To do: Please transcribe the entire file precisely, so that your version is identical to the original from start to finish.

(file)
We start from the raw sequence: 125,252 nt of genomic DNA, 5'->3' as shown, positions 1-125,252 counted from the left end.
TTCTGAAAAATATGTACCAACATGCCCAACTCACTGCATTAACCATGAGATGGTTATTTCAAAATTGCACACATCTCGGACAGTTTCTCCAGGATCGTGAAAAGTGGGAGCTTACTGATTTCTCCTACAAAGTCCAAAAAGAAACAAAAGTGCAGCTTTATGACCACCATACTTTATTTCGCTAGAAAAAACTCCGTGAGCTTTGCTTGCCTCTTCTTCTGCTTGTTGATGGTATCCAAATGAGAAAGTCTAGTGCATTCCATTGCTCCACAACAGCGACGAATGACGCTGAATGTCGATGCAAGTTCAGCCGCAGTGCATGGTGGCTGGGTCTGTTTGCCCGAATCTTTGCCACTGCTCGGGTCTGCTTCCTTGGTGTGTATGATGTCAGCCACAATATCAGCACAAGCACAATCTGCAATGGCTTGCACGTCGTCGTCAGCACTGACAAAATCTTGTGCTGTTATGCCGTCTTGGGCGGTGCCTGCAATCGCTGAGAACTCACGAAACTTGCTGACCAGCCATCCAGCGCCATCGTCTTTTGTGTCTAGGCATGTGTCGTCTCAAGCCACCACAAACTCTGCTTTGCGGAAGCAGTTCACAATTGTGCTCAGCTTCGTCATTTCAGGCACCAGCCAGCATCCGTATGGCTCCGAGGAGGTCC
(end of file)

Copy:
We start from the raw sequence: 125,252 nt of genomic DNA, 5'->3' as shown, positions 1-125,252 counted from the left end.
TTCTGAAAAATATGTACCAACATGCCCAACTCACTGCATTAACCATGAGATGGTTATTTCAAAATTGCACACATCTCGGACAGTTTCTCCAGGATCGTGAAAAGTGGGAGCTTACTGATTTCTCCTACAAAGTCCAAAAAGAAACAAAAGTGCAGCTTTATGACCACCATACTTTATTTCGCTAGAAAAAACTCCGTGAGCTTTGCTTGCCTCTTCTTCTGCTTGTTGATGGTATCCAAATGAGAAAGTCTAGTGCATTCCATTGCTCCACAACAGCGACGAATGACGCTGAATGTCGATGCAAGTTCAGCCGCAGTGCATGGTGGCTGGGTCTGTTTGCCCGAATCTTTGCCACTGCTCGGGTCTGCTTCCTTGGTGTGTATGATGTCAGCCACAATATCAGCACAAGCACAATCTGCAATGGCTTGCACGTCGTCGTCAGCACTGACAAAATCTTGTGCTGTTATGCCGTCTTGGGCGGTGCCTGCAATCGCTGAGAACTCACGAAACTTGCTGACCAGCCATCCAGCGCCATCGTCTTTTGTGTCTAGGCATGTGTCGTCTCAAGCCACCACAAACTCTGCTTTGCGGAAGCAGTTCACAATTGTGCTCAGCTTCGTCATTTCAGGCACCAGCCAGCATCCGTATGGCTCCGAGGAGGTCC